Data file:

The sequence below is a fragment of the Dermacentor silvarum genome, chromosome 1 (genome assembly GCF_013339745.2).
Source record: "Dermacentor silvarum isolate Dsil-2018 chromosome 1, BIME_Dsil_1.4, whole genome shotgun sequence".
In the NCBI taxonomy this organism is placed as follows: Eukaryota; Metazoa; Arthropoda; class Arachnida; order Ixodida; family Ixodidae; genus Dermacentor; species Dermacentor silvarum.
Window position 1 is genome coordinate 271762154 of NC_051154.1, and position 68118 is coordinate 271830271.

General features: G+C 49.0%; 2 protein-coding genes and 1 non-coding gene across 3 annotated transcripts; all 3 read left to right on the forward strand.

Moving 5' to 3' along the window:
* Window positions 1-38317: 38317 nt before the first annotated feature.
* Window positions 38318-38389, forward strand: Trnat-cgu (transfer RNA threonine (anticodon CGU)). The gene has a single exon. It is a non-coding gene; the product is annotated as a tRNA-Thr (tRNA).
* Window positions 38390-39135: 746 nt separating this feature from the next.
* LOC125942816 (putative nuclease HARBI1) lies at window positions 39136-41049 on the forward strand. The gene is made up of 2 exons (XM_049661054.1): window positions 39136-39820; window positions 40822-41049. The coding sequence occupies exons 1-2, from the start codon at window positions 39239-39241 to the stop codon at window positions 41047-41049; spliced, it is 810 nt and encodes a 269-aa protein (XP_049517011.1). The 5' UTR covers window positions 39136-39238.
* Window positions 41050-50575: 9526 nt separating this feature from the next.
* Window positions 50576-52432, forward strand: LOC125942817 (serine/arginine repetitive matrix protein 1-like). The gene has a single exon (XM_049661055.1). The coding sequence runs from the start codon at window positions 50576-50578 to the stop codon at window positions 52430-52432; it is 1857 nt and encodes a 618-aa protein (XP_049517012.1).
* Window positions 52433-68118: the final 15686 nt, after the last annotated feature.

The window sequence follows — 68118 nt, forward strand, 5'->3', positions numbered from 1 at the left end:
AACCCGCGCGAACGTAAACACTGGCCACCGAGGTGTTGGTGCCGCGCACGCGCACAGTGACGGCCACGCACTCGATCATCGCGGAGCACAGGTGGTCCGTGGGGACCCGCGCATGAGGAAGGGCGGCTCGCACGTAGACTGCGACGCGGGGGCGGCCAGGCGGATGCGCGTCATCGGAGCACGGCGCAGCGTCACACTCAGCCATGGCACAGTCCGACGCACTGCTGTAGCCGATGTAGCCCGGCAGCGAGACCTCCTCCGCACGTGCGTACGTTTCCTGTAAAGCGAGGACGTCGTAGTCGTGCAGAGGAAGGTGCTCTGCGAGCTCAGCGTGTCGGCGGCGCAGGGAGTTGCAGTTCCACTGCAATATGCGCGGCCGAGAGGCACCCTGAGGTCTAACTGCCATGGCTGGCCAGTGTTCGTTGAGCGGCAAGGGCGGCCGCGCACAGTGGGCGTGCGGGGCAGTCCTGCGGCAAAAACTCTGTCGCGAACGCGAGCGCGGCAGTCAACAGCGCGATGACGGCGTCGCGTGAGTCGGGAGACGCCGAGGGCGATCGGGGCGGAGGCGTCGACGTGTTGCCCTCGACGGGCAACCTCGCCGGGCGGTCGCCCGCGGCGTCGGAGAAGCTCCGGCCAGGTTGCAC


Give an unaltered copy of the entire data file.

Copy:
The sequence below is a fragment of the Dermacentor silvarum genome, chromosome 1 (genome assembly GCF_013339745.2).
Source record: "Dermacentor silvarum isolate Dsil-2018 chromosome 1, BIME_Dsil_1.4, whole genome shotgun sequence".
In the NCBI taxonomy this organism is placed as follows: Eukaryota; Metazoa; Arthropoda; class Arachnida; order Ixodida; family Ixodidae; genus Dermacentor; species Dermacentor silvarum.
Window position 1 is genome coordinate 271762154 of NC_051154.1, and position 68118 is coordinate 271830271.

General features: G+C 49.0%; 2 protein-coding genes and 1 non-coding gene across 3 annotated transcripts; all 3 read left to right on the forward strand.

Moving 5' to 3' along the window:
* Window positions 1-38317: 38317 nt before the first annotated feature.
* Window positions 38318-38389, forward strand: Trnat-cgu (transfer RNA threonine (anticodon CGU)). The gene has a single exon. It is a non-coding gene; the product is annotated as a tRNA-Thr (tRNA).
* Window positions 38390-39135: 746 nt separating this feature from the next.
* LOC125942816 (putative nuclease HARBI1) lies at window positions 39136-41049 on the forward strand. The gene is made up of 2 exons (XM_049661054.1): window positions 39136-39820; window positions 40822-41049. The coding sequence occupies exons 1-2, from the start codon at window positions 39239-39241 to the stop codon at window positions 41047-41049; spliced, it is 810 nt and encodes a 269-aa protein (XP_049517011.1). The 5' UTR covers window positions 39136-39238.
* Window positions 41050-50575: 9526 nt separating this feature from the next.
* Window positions 50576-52432, forward strand: LOC125942817 (serine/arginine repetitive matrix protein 1-like). The gene has a single exon (XM_049661055.1). The coding sequence runs from the start codon at window positions 50576-50578 to the stop codon at window positions 52430-52432; it is 1857 nt and encodes a 618-aa protein (XP_049517012.1).
* Window positions 52433-68118: the final 15686 nt, after the last annotated feature.

The window sequence follows — 68118 nt, forward strand, 5'->3', positions numbered from 1 at the left end:
AACCCGCGCGAACGTAAACACTGGCCACCGAGGTGTTGGTGCCGCGCACGCGCACAGTGACGGCCACGCACTCGATCATCGCGGAGCACAGGTGGTCCGTGGGGACCCGCGCATGAGGAAGGGCGGCTCGCACGTAGACTGCGACGCGGGGGCGGCCAGGCGGATGCGCGTCATCGGAGCACGGCGCAGCGTCACACTCAGCCATGGCACAGTCCGACGCACTGCTGTAGCCGATGTAGCCCGGCAGCGAGACCTCCTCCGCACGTGCGTACGTTTCCTGTAAAGCGAGGACGTCGTAGTCGTGCAGAGGAAGGTGCTCTGCGAGCTCAGCGTGTCGGCGGCGCAGGGAGTTGCAGTTCCACTGCAATATGCGCGGCCGAGAGGCACCCTGAGGTCTAACTGCCATGGCTGGCCAGTGTTCGTTGAGCGGCAAGGGCGGCCGCGCACAGTGGGCGTGCGGGGCAGTCCTGCGGCAAAAACTCTGTCGCGAACGCGAGCGCGGCAGTCAACAGCGCGATGACGGCGTCGCGTGAGTCGGGAGACGCCGAGGGCGATCGGGGCGGAGGCGTCGACGTGTTGCCCTCGACGGGCAACCTCGCCGGGCGGTCGCCCGCGGCGTCGGAGAAGCTCCGGCCAGGTTGCAC